Bishop Thomas Paprocki: Catholic Church Has Learned from Past Mistakes

By Thomas J. Paprocki
State Journal-Register
January 30, 2014

Bishop Thomas J. Paprocki

It is horrible to read about the tragic experience of Joe Iacono of Springfield, who was a victim of sexual abuse by a Catholic priest when Iacono was a child living in the Chicago area more than 40 years ago.

However, in his Jan. 24 article, “Face of abuse victims shows great courage,” David Bakke does not accurately or fully represent my views. I do not claim, as he asserts, that “the church has handled the sexual abuse scandal as responsibly as any organization in the world.”

In my interview with the Washington Times last fall, I was speaking in the present tense when I said “that of any institution in the country — perhaps in the world — I don’t think anyone is dealing with it as responsibly as the Catholic Church.” But I also acknowledged that “we have had our unfortunate share of scandals and sin and the church is dealing with that.”

I do not deny that the church has made some terrible mistakes in handling sexual abuse cases. In addition to apologizing and providing assistance to victims, the church has learned from these past mistakes and has implemented far-reaching reforms.

It is in that context that I said in the interview with the Washington Times, “I don’t know any other organization that goes through as much in terms of what we require, not only of our personnel but even our volunteers, in terms of what we call safe environment programs and an understanding of how to work with children.”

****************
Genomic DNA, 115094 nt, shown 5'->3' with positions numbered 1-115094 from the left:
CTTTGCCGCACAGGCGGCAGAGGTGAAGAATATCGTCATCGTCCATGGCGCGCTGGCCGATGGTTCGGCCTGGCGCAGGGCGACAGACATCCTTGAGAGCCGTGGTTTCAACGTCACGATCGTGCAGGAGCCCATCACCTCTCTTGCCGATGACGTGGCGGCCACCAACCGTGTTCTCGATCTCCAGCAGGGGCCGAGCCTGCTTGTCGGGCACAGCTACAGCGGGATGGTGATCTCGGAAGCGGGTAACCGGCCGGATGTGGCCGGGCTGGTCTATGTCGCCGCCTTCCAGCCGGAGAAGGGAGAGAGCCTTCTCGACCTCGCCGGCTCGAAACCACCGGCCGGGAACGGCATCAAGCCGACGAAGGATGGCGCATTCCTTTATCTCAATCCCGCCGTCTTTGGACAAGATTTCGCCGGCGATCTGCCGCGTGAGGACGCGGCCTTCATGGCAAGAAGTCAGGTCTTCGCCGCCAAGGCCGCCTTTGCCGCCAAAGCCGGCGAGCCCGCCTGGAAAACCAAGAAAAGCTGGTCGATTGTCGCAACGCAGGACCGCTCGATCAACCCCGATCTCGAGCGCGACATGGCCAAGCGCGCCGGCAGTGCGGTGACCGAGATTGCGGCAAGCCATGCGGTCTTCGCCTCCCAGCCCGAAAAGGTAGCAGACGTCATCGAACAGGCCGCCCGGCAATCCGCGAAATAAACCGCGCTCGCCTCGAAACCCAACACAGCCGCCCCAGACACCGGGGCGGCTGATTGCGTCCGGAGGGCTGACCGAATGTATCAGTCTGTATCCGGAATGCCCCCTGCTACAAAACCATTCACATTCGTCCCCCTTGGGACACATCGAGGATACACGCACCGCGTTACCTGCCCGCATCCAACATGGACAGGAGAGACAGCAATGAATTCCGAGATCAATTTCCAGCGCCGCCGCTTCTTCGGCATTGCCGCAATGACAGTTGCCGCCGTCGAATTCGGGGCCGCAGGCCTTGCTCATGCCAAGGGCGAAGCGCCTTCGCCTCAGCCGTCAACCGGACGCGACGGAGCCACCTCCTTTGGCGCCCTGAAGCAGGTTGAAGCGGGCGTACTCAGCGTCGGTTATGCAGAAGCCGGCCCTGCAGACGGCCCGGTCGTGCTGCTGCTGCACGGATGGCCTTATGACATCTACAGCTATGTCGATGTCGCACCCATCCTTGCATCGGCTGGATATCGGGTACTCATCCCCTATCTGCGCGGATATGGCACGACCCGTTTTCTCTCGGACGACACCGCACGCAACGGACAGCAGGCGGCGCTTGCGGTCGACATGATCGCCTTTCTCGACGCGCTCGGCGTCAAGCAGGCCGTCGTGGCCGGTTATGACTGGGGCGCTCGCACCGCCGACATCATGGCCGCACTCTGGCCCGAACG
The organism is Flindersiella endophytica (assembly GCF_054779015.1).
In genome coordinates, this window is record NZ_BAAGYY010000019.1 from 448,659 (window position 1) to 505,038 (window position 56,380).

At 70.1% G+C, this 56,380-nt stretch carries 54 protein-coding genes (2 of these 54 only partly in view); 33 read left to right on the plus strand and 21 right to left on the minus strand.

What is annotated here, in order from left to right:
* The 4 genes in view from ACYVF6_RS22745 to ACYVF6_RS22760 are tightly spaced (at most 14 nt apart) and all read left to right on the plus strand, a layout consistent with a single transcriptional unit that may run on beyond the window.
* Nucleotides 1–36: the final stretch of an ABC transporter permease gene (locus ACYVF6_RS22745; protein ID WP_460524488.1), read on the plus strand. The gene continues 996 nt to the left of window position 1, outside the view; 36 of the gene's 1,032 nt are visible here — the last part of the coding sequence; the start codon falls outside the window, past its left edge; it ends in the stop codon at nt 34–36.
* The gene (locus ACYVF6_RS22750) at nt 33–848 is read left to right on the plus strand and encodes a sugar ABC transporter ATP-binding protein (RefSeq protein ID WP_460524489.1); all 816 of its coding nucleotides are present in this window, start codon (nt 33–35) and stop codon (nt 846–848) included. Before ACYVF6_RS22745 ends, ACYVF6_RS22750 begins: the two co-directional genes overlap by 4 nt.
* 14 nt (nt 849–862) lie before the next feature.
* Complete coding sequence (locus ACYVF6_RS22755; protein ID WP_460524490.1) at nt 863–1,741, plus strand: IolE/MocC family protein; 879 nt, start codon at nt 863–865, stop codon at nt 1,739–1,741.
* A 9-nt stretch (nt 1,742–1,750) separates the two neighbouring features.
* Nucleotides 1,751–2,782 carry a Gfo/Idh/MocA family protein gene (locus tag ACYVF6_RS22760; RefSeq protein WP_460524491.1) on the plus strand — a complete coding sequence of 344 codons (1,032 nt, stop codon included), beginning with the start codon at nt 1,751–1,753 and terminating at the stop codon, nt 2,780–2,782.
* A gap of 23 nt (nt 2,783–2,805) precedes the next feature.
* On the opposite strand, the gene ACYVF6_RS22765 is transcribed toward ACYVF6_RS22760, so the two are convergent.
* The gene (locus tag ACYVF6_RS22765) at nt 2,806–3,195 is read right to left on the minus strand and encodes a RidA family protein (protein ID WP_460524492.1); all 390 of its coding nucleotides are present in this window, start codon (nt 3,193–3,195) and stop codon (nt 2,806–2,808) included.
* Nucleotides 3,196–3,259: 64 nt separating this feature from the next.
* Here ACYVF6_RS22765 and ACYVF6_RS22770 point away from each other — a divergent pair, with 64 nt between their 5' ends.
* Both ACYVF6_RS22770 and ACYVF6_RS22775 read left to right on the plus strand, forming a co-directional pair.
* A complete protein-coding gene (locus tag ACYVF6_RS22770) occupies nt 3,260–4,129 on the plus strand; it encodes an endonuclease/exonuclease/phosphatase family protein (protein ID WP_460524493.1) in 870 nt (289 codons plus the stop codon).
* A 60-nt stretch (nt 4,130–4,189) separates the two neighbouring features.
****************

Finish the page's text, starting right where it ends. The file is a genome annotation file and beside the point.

The other main point I was making was that it is a big mistake for people to think that child sexual abuse is exclusively or even primarily a Catholic problem. I said, “If people are really serious about sexual abuse, I think they need to be looking at some other places as well.”

In this regard, an extensive 2007 investigation by The Associated Press showed that sexual abuse of children in U.S. public schools was “widespread,” and most of it was never reported or punished.

In the Diocese of Springfield in Illinois, educational programs on the methods of recognizing and preventing sexual abuse of minors are offered to church personnel and volunteers on a regular basis. All church personnel must complete an appropriate criminal history background search and a certification document before beginning or continuing service, including volunteer service, in our parishes, schools, agencies and institutions.

Such church personnel are asked periodically to repeat the completion of the certification document and to update the criminal history background search.

The Diocese of Springfield in Illinois complies with all applicable civil laws with respect to the reporting of allegations of sexual abuse of minors to civil authorities and cooperates in their investigation. In every instance, the diocese advises and supports a person’s right to make a report to public authorities.

Our nine-person Diocesan Review Board, which is composed of eight non-clerics who are not employed by the diocese and a priest who is an experienced and respected pastor of the diocese, advises me as diocesan bishop in my assessment of allegations of sexual abuse of minors and in my determination of suitability for ministry.

Such cases involving priests are also reviewed by Vatican authorities. Our victim assistance coordinator facilitates contact with the alleged victim and the alleged victim’s family by offering appropriate medical, psychological and spiritual assistance, with no comment as to the truth of any allegation.

Child sexual abuse is a sin and a crime that we take very seriously here in the Diocese of Springfield in Illinois. It also needs to be vigorously and effectively addressed wherever it occurs.








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